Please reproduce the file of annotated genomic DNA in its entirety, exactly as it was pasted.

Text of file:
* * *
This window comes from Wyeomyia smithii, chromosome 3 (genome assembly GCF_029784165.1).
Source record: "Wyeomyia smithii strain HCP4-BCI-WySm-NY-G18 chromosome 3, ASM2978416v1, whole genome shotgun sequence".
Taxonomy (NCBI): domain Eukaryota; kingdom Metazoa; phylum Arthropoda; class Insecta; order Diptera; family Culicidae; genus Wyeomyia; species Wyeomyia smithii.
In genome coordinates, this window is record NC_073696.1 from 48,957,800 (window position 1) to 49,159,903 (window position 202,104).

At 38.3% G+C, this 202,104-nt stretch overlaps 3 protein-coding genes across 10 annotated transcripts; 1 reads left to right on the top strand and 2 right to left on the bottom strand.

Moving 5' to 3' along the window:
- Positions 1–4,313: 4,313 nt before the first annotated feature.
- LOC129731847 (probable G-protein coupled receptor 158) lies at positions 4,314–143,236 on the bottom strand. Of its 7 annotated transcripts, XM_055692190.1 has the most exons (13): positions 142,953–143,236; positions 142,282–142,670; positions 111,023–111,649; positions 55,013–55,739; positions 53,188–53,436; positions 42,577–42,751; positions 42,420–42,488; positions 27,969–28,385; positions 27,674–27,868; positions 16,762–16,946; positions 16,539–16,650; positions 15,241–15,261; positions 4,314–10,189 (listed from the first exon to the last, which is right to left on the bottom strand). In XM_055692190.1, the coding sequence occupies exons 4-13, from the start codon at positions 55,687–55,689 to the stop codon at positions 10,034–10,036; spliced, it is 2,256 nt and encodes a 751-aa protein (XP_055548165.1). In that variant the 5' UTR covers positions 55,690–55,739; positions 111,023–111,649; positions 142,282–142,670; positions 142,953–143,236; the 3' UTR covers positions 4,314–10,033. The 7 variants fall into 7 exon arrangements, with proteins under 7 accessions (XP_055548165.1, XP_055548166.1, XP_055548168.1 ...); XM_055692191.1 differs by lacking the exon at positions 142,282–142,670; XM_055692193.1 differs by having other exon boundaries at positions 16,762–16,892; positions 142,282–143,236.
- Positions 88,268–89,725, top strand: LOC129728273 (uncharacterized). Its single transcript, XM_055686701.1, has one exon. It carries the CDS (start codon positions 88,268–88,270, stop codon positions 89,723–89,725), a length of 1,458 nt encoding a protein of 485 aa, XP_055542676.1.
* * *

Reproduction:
This window comes from Wyeomyia smithii, chromosome 3 (genome assembly GCF_029784165.1).
Source record: "Wyeomyia smithii strain HCP4-BCI-WySm-NY-G18 chromosome 3, ASM2978416v1, whole genome shotgun sequence".
Taxonomy (NCBI): domain Eukaryota; kingdom Metazoa; phylum Arthropoda; class Insecta; order Diptera; family Culicidae; genus Wyeomyia; species Wyeomyia smithii.
In genome coordinates, this window is record NC_073696.1 from 48,957,800 (window position 1) to 49,159,903 (window position 202,104).

At 38.3% G+C, this 202,104-nt stretch overlaps 3 protein-coding genes across 10 annotated transcripts; 1 reads left to right on the top strand and 2 right to left on the bottom strand.

Moving 5' to 3' along the window:
- Positions 1–4,313: 4,313 nt before the first annotated feature.
- LOC129731847 (probable G-protein coupled receptor 158) lies at positions 4,314–143,236 on the bottom strand. Of its 7 annotated transcripts, XM_055692190.1 has the most exons (13): positions 142,953–143,236; positions 142,282–142,670; positions 111,023–111,649; positions 55,013–55,739; positions 53,188–53,436; positions 42,577–42,751; positions 42,420–42,488; positions 27,969–28,385; positions 27,674–27,868; positions 16,762–16,946; positions 16,539–16,650; positions 15,241–15,261; positions 4,314–10,189 (listed from the first exon to the last, which is right to left on the bottom strand). In XM_055692190.1, the coding sequence occupies exons 4-13, from the start codon at positions 55,687–55,689 to the stop codon at positions 10,034–10,036; spliced, it is 2,256 nt and encodes a 751-aa protein (XP_055548165.1). In that variant the 5' UTR covers positions 55,690–55,739; positions 111,023–111,649; positions 142,282–142,670; positions 142,953–143,236; the 3' UTR covers positions 4,314–10,033. The 7 variants fall into 7 exon arrangements, with proteins under 7 accessions (XP_055548165.1, XP_055548166.1, XP_055548168.1 ...); XM_055692191.1 differs by lacking the exon at positions 142,282–142,670; XM_055692193.1 differs by having other exon boundaries at positions 16,762–16,892; positions 142,282–143,236.
- Positions 88,268–89,725, top strand: LOC129728273 (uncharacterized). Its single transcript, XM_055686701.1, has one exon. It carries the CDS (start codon positions 88,268–88,270, stop codon positions 89,723–89,725), a length of 1,458 nt encoding a protein of 485 aa, XP_055542676.1.